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467 Large stone panel falls from building facade

Report ID: 467

Published: Newsletter 55 - July 2019

Report Overview

A large stone panel detached from a second floor beam and fell to the ground, narrowly missing a group of school children.

Report Content

A reporter was working in Asia on a building with a lobby that was open to the outside between the ground and second floors. One day the reporter was coming down an escalator in this area and witnessed a stone facade tile panel about 1m x 0.5m x 50mm thick detach from the face of the second floor concrete beam and fall to the ground. A group of school children were standing not far from where the panel fell.

The reporter believes that the fixings holding the panel in place had either corroded or failed with temperature variation cycles in fatigue (or a combination of both). They note that the stone panels were slightly eccentric to the face of the concrete beam, which may have caused an increased stress and corrosion rate on the fixings.

The reporter was relieved that no one was hurt. They reported the incident to their manager who they hoped would inform the building owner.

Comments

This report adds to the body of evidence which CROSS has on failures of fixings and items falling off buildings, some of which are summarised in the 2010 SCOSS Alert on The Selection and Installation of Construction Fixings.

The reporter correctly observes that the failure of a fixing in this situation has the potential to cause fatalities or severe injuries. The report also emphasises the value of paying design attention to what might at first seem a minor structural system. In reality, façades are important structural systems whose failure have caused fatalities in other instances, and the attention given to their design should reflect their safety critical nature.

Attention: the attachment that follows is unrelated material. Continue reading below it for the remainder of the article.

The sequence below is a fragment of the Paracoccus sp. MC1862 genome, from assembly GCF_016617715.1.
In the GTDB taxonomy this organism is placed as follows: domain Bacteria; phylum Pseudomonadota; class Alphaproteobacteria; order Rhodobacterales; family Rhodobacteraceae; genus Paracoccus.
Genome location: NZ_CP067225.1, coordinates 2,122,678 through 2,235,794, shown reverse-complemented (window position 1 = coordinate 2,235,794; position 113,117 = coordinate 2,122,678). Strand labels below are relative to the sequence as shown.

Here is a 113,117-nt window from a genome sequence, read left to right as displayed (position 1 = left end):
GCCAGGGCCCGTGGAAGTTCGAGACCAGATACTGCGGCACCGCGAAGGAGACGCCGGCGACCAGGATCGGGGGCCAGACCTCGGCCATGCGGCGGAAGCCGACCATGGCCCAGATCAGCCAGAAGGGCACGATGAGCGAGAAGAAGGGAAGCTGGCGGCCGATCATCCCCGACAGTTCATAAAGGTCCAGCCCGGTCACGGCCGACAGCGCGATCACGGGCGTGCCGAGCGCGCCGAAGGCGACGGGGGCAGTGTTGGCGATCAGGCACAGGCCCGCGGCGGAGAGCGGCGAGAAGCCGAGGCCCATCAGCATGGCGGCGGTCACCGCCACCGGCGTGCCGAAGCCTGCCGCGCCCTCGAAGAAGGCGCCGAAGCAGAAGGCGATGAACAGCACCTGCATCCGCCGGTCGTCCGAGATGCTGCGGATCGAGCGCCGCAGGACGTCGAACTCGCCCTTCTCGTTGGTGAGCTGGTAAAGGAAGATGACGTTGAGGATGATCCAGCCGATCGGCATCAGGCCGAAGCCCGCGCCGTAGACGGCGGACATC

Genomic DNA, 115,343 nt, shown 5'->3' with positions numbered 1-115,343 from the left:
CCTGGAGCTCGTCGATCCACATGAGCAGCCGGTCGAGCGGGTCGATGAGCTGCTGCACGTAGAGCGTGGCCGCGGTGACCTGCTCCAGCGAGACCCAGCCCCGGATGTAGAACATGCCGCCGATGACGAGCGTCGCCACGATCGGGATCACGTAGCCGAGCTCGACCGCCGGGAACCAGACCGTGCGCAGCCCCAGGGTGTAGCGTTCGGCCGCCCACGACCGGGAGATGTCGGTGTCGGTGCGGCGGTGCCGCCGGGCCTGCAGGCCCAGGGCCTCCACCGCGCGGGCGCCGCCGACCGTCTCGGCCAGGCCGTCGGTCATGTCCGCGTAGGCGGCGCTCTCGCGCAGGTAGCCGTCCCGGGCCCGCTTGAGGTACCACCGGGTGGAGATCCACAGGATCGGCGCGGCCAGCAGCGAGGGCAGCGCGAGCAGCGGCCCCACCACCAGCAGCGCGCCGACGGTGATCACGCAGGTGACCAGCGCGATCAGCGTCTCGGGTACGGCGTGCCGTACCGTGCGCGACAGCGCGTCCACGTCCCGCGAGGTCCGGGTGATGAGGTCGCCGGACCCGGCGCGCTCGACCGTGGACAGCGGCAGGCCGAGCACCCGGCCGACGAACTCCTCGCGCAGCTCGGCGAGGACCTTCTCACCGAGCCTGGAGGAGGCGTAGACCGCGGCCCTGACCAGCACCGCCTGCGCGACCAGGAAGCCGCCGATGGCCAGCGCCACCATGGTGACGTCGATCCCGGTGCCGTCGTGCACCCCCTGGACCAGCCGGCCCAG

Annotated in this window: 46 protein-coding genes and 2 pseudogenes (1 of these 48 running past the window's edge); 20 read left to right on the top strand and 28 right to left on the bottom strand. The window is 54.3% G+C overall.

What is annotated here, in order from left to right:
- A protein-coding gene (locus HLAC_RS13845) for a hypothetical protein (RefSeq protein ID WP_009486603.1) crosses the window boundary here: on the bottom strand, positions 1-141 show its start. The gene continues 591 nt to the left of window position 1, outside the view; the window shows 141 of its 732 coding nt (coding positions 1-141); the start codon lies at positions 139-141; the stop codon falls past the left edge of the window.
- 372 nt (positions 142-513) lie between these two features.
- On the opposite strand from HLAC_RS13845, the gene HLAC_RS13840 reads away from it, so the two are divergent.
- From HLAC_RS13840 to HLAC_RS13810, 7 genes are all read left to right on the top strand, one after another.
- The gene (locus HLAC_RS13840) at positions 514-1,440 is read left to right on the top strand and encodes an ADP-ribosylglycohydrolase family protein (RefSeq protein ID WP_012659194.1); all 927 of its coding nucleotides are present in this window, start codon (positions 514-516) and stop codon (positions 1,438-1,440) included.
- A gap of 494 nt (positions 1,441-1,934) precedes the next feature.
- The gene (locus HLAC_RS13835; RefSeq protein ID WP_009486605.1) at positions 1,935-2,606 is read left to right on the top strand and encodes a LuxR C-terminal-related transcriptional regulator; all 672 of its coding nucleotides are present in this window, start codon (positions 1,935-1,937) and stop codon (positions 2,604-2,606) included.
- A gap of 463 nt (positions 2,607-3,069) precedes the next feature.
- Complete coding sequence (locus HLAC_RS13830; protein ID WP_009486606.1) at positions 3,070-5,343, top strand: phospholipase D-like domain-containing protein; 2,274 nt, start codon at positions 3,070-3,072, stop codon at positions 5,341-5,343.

The specification of any inspection and maintenance requirements for façade fixings should also be considered, which may require a combination of regular visual inspections with full inspections at appropriate intervals.

The reporter’s comments about eccentricity should alert designers to be realistic about judging the loads on fixings and to ensure that their designs are not sensitive to small changes. Due to tolerance, misalignment and so on, panel loads will most certainly not be shared equally amongst multiple fixings. Slight changes in projection can have dramatic consequences in terms of applied bending.

One of the largest categories for CROSS reports is failed fixings (or anchors) and the advice is always to treat these components very seriously from the perspectives of design, procurement, inspection, testing and installation. As well as manufactuers instruction, the Construction Fixings Association (CFA) website and CIRIA publication C778 Management of safety-critical fixings are useful references.

BS EN 1992-4:2018, which was published in October 2018, is the relevant standard for the design of fastenings for use in concrete. The UK National Annex for this standard was published in March 2019.

 

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View other CROSS reports published in Newsletter 55


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